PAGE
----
Discovery of a “twilight zone” hidden in the ocean, full of previously unknown fish

Credits: iStock

A team of researchers have reported the existence of a “twilight zone” hidden several hundred meters deep in the ocean, full of previously undocumented fish. You can find the details of the study in Scientific Reports.

A team of marine biologists have coined the term for a newly discovered reef-faunal zone, and named it “the rariphotic”. This area is situated between 130 and 309 meters below the surface, and receives very little sunlight. It can be found just below the Mesophotic reef-faunal zone, which extends from around 40 to 150 meters deep. This new zone may be serving as a refuge for reef fish who are seeking to avoid the rising temperatures of surface waters, or who are trying to escape the deterioration of their natural environment.

Numerous researchers are questioning whether these deeper reef zones, sometimes referred to as “coral reef twilight zones” could serve as refuges for sea life. While the researchers in the Smithsonian Institution in the US are trying to answer this question, it has become clear that scientists have only skimmed the surface in terms of understanding the biodiversity of reef fish.

Endemic fish in the Caribbean rariphotic zone studied by the researchers.
Credits: Scientific Reports/Photograph of A. asperilinguis by Patrick Colin, other images by C. C. Baldwin and D. R. Robertson.

“We estimate that 95% of the habitable space on our planet is found in the ocean”, says Carole Baldwin, curator at the Smithsonian National Natural History Museum and the author of the paper. “However, only a fraction of this space has been explored, which is understandable for the areas thousands of kilometers out at sea and many kilometers deep, but the deep tropical reefs are just below the widely-studied shallow reefs. These are not barren areas”, she follows, “but very diverse ecosystems which deserve to be studied.”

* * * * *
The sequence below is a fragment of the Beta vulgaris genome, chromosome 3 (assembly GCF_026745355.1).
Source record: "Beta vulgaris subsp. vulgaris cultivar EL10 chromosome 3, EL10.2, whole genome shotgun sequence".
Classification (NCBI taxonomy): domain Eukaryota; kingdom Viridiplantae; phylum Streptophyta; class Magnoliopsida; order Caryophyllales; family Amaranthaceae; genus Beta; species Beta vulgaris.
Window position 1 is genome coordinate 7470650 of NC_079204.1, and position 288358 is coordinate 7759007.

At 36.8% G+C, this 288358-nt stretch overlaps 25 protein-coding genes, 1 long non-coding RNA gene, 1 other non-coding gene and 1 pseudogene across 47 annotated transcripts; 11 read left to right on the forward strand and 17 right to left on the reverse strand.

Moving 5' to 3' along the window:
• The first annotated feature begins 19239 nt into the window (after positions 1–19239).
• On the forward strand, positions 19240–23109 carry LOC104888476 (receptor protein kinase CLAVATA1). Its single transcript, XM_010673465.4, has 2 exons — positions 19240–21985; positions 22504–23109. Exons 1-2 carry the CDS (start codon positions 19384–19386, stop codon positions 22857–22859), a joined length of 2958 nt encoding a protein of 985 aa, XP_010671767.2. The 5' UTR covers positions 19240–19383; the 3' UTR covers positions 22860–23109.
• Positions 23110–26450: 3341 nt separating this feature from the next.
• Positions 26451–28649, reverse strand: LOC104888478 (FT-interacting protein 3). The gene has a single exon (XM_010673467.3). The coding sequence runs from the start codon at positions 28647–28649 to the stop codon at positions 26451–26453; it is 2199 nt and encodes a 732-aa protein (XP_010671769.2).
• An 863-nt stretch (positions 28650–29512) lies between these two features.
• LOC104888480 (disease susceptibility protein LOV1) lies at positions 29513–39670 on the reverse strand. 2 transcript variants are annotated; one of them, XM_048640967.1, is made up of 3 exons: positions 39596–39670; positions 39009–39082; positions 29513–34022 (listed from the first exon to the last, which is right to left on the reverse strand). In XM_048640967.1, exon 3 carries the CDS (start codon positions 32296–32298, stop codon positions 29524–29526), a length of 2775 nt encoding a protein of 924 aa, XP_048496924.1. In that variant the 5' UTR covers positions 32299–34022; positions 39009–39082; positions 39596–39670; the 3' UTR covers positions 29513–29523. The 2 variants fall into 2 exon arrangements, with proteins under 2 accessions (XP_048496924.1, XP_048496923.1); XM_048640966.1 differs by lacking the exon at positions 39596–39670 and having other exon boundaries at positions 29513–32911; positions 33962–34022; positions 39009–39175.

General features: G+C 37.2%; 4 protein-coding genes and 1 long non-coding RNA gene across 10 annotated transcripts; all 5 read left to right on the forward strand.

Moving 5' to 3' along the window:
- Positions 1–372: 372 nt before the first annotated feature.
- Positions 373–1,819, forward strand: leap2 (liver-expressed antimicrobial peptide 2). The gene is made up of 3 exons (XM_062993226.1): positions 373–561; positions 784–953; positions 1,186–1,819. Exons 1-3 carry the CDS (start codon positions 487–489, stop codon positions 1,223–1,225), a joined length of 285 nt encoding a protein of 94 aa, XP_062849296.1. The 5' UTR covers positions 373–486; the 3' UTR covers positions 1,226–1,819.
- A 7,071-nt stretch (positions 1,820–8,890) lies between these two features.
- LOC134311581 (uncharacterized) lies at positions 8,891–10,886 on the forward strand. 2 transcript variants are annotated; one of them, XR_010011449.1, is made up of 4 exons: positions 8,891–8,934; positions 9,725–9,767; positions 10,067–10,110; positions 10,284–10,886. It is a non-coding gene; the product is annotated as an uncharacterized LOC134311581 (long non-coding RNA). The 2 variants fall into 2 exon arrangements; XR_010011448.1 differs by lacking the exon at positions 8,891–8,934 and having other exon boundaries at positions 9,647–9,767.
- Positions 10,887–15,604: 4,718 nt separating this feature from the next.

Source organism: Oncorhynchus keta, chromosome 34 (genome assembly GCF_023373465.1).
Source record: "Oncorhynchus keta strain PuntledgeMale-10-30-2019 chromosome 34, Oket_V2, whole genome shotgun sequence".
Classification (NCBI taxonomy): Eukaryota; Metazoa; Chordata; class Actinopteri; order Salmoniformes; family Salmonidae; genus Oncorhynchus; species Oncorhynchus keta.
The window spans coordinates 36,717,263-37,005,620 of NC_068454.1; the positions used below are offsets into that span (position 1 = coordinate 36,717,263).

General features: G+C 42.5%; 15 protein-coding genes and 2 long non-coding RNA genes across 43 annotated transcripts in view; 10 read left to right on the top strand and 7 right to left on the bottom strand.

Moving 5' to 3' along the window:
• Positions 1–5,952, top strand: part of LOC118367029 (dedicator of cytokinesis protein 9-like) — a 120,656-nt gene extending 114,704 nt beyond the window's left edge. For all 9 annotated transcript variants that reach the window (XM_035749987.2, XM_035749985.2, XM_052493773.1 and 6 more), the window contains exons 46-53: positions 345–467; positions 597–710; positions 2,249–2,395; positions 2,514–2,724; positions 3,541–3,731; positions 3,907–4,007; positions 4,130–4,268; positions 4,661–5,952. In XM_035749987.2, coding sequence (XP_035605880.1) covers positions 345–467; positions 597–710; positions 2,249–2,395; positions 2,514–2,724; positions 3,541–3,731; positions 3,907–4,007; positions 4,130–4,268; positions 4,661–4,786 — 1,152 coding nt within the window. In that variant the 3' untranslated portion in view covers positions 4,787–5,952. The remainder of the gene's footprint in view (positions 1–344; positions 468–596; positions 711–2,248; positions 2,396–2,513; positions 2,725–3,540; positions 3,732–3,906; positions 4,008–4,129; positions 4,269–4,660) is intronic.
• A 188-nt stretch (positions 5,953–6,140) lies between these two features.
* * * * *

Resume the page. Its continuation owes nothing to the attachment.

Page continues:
The authors defined this new zone based on observations of around 4,500 fish from 71 species, and following around 80 dives going as far as 309 meters deep. Exploring a deep reef area of just 0.2 kilometers squared, the researchers discovered six new types and around 30 new species of fish and invertebrates.

The majority of these fish not only resemble shallow reef fish, but they also look more like them than actual deep sea fish -which belong to very different evolutionary strains. This new zone could in fact be serving as a refuge for reef fish seeking to escape the rising temperatures of the shallow waters and the deterioration of the coral caused by climate change.